"The Tipping Point," a new study released by DS Smith, Caerphilly, Wales, and Central Saint Martins, University of the Arts London, reveals that the United Kingdom will fall short of its 2035 recycling targets by more than a decade. The international packaging provider and university wanted to outline new consumer behaviors that are compounding the recycling challenges the U.K. is facing, including the rapid adoption of e-commerce and the exponential growth in the delivery of packages.
According to DS Smith, the U.K. is now the third largest business-to-consumer e-commerce market in the world, with around 18 percent of all retail sales in the U.K. now made online. The company reports that about 1.9 billion packages are currently delivered directly to homes in the U.K. annually.
However, the recycling infrastructure was designed before the e-commerce era, DS Smith reports. The increase in packaging materials is not being accounted for within the current system, with recently released figures showing recycling rates for paper and cardboard packaging has fallen by about 3.5 percent year over year.
Additionally, the U.K.’s investment in its waste management system has declined by about 10 percent in the past decade, according to DS Smith’s research. The total amount spent has dropped from £630 million (more than $822 million) in 2013 to 2014 to £569 million (more than $742 million) in 2016 to 2017.
“'The Tipping Point' report makes for uncomfortable reading and our research demonstrates just how close our bins are to overflowing,” says Jochen Behr, head of recycling at DS Smith. “We see a system that doesn’t consider the volume of today’s recycling, infrastructure which could be close to breakdown and a number of local authorities looking to adopt the cheapest waste treatment rather than improving the quality of collected dry recyclables. It creates a compelling case for joined-up, systemic change on how the U.K. deals with waste and recyclables.”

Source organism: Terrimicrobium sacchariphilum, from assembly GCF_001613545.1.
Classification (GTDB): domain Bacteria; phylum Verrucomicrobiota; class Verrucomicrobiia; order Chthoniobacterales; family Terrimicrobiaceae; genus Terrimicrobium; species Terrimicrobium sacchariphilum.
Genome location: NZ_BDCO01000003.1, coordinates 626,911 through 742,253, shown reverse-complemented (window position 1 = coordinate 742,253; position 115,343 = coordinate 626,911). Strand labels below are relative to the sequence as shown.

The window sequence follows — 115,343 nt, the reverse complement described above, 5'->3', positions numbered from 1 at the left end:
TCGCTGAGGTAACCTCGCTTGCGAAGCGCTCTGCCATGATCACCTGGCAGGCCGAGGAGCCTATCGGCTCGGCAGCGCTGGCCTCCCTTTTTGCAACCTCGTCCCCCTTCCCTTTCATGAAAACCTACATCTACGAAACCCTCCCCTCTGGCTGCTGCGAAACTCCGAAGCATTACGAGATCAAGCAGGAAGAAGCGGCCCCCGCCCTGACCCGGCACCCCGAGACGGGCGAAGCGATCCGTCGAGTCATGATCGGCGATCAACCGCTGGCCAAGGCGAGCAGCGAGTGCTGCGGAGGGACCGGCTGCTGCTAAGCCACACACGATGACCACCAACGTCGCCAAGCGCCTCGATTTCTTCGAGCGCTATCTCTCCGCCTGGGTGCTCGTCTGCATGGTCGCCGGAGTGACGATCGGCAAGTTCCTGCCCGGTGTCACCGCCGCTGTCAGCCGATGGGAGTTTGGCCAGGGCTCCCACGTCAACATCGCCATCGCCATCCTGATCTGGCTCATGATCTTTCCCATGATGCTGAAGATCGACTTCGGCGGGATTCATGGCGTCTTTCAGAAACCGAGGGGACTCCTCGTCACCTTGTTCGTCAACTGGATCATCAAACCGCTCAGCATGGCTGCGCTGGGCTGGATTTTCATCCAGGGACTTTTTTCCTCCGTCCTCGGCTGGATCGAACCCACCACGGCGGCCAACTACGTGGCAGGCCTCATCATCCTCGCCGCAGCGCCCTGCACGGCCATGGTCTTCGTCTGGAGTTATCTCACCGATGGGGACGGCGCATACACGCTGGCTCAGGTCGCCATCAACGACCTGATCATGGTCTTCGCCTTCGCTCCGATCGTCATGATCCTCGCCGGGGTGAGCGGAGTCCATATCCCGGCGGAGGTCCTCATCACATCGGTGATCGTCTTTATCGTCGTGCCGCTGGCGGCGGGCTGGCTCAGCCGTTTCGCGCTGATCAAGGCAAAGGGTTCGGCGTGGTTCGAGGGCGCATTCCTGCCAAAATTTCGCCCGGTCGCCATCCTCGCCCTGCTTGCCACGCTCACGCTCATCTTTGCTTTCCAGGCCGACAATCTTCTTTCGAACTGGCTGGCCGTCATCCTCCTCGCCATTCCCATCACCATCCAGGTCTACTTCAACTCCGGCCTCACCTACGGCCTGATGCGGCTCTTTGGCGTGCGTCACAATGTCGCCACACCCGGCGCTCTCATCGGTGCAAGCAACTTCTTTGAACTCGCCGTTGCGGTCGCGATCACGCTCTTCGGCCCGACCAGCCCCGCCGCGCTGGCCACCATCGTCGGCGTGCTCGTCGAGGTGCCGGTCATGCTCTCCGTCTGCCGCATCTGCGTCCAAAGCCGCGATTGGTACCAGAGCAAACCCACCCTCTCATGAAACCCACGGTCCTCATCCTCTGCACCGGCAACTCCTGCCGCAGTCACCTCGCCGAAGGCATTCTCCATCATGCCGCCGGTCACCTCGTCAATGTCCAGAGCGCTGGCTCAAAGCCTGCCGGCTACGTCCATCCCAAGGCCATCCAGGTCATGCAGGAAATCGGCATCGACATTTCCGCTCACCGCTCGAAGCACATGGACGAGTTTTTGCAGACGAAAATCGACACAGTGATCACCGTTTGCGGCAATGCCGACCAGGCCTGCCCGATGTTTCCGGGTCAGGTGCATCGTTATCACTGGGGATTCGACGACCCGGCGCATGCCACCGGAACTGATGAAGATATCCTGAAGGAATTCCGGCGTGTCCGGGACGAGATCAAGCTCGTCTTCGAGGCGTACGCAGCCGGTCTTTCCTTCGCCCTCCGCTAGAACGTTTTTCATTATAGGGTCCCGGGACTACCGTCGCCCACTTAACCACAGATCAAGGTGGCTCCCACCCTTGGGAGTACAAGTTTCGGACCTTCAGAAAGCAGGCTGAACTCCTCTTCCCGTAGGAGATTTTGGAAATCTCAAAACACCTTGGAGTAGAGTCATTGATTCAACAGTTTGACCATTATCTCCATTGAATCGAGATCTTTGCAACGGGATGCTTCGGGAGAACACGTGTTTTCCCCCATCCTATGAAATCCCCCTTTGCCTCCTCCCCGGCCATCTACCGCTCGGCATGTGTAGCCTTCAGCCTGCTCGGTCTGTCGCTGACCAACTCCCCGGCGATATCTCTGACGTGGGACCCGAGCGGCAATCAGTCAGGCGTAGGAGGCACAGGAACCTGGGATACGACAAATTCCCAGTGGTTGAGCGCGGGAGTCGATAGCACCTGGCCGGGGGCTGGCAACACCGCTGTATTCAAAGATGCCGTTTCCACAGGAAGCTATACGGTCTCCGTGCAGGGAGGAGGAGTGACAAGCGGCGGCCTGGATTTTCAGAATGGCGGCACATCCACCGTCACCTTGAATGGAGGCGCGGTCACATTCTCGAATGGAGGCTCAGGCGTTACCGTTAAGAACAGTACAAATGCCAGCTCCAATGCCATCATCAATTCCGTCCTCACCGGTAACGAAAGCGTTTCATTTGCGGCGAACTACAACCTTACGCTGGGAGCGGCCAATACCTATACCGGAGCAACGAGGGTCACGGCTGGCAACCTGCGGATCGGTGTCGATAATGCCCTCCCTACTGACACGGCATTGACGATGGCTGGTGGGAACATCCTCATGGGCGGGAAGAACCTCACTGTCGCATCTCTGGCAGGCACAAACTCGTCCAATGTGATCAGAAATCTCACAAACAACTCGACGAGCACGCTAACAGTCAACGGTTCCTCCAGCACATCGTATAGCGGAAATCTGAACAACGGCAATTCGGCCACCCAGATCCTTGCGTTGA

"The Tipping Point" report includes insight on consumer attitudes toward recycling, which points toward the need to tackle consumer confusion and skepticism. A poll commissioned by DS Smith reveals that:
- Nearly half of U.K. adults admitted they “could do more” recycling than they do currently.
- Only 18 percent of U.K. adults surveyed say they are very well informed about what they can recycle.
- When asked which schemes “would be most likely” to encourage U.K. adults to recycle more, a third cited if there was clearer labeling on products and packaging.
- The research showed that 41 percent of adults think that on average 25 percent of waste produced in residential households across the U.K. is recycled.
- More than a third said they feared the materials they recycle is likely to end up in landfill or incineration sites.
Behr adds, “It is particularly disappointing that in the year since Blue Planet 2, a moment that has awoken public desire to reduce waste and recycle more, the U.K. is set to miss both its short-term and long-term goals. This can only be further impacted by the uncertainty surrounding Brexit. Therefore, 2019 presents a golden opportunity to focus on action.”
DS Smith offers some policy suggestions in "The Tipping Point" report, including appointing a dedicated recycling minister in the U.K., prioritizing waste separation, adding statutory recycling targets and applying universal labeling on bins. The full report is available to download.